Growing up in Decatur, Nebraska, Steele Valenzuela has known about the Center for Rural Affairs for most of his life. The Center, with a home office in the neighboring town of Lyons, became even more of a fixture for him as a teenager, and since March 2023, as a member of the Center’s Board of Directors.
Steele’s high school guidance counselor referred him to the Center for a summer internship. As a 16-year-old, he was aware of the world outside of him, but a brief stint at the Center opened his eyes to political advocacy and nonprofit work.
“That summer, I drove a 1990 Chevy Silverado and placed a green sticker on it that said ‘Family Farms over Factory Farms,’” said Steele. “I appreciated everybody’s opinion and passion on issues that were larger than themselves, yet also directly impacted them.”
For the past seven years, Steele has worked as a biostatistician at Oregon Health & Science University. His portfolio and scientific publications have consisted of policy evaluation of health insurance, such as patients who have Medicaid, Medicare, and even no health insurance, and how they use their health care.
He’s also completed research in cancer studies, graduate medical school education, Native American medical school education, diabetic complications, cardiovascular interventions, HPV vaccines in rural Oregon, and patients with multiple chronic diseases.
“Think of my job as both a computer programmer combined with math and science as I navigate large electronic health record data sets that are in the millions,” Steele said.
In summer 2021, Steele left Portland and moved home to Nebraska, leaving many of his friends wondering why he would leave a city for a smaller town. He now works remotely from his home in Decatur.
“Fortunately, growing up in Decatur I was able to move back home to a small welcoming community,” he said. “One of my friends said it really well, in that, prior to the COVID-19 pandemic, very few people would ever think to ‘move to the small town’ when folks are always ‘moving to the city.’ I value my community immensely, and the relationships I have with people from my town for 25-plus years is invaluable. I see the Center’s value in investing in rural communities, and for them to continue to do so for 50 years is very admirable and displays their commitment.”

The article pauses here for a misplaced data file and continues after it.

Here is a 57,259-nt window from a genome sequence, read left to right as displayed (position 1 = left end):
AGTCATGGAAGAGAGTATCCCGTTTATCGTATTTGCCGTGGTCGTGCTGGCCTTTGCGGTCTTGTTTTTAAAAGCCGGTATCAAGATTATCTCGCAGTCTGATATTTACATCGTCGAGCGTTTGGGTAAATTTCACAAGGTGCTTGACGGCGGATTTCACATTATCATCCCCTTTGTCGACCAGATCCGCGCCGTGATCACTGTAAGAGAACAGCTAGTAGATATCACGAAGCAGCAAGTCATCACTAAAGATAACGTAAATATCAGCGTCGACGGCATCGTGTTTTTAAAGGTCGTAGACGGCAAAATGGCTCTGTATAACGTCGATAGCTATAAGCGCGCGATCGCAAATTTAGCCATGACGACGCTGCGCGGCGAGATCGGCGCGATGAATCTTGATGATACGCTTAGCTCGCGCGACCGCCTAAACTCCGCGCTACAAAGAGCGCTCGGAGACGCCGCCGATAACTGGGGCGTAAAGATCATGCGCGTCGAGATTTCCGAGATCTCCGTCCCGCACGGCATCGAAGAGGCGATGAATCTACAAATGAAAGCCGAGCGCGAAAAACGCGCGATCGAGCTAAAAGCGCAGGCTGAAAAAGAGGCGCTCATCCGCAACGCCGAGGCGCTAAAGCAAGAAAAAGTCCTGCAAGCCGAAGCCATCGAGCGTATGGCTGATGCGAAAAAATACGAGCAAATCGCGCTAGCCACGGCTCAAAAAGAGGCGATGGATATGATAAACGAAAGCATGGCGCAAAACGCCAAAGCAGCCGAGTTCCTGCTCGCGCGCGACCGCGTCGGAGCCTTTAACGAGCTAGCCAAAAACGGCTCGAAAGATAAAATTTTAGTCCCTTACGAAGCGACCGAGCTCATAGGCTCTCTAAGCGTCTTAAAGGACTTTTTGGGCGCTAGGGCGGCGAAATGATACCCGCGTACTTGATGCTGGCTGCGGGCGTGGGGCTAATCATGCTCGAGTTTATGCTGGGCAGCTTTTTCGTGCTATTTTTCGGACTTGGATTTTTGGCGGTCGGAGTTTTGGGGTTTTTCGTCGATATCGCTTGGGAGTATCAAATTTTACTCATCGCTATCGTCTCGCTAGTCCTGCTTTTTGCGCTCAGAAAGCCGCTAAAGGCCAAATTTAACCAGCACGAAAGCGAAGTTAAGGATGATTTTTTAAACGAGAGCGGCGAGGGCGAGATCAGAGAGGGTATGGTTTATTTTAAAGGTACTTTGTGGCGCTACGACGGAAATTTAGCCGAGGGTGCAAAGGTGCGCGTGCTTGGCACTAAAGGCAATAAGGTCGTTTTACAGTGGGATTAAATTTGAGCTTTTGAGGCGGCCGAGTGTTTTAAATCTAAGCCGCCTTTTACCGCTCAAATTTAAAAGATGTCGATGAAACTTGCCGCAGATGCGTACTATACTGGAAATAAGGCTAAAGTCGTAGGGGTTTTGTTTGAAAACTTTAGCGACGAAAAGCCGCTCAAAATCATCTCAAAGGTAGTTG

Although Steele’s experience with the Board has been brief, he’s interested to see how the Center works with the Latino and Native American communities, and any other communities beyond what most people envision as “rural” and “Nebraskan.”
“For the Center to engage these communities is crucial to inclusivity, and I imagine rural communities will thrive,” he said. “I come from both of these communities as my dad is from a small farming village in Mexico and my mom grew up in Macy, on the Omaha Reservation. I’m really proud of where they’re from, and in turn, where I’m from, and how I contribute to my community with my perspective.”
Steele also believes his professional life will offer insights into his work on the Center’s Board of Directors, and he’s enjoying getting to know his fellow members.
“I dislike buzzwords, but my background highlights issues of health disparities, such as racial or ethnic disparities, income disparities, patients with no health insurance or inconsistent health insurance, and so on,” Steele said.
From the one Board meeting Steele has attended so far, he said learning from the other members was his favorite, yet unexpected, part.
“I can see my biases pop up in that I tell myself I may not have anything in common with other Board members who may be from other generations, but I do, and I hope to continue to relate and connect with them,” he said.
Steele looks forward to becoming more involved in the Center’s work and contributing where he can.
“Advocating for folks in rural areas, either through legislation, supporting businesses, and very recently, learning that the Center provides housing loans, shows that the Center is invested in society,” Steele said. “I admire the Center’s desire to continue to grow and make partnerships in all avenues, as well as the ambitious and involved Board members. I hope to keep learning from everyone.”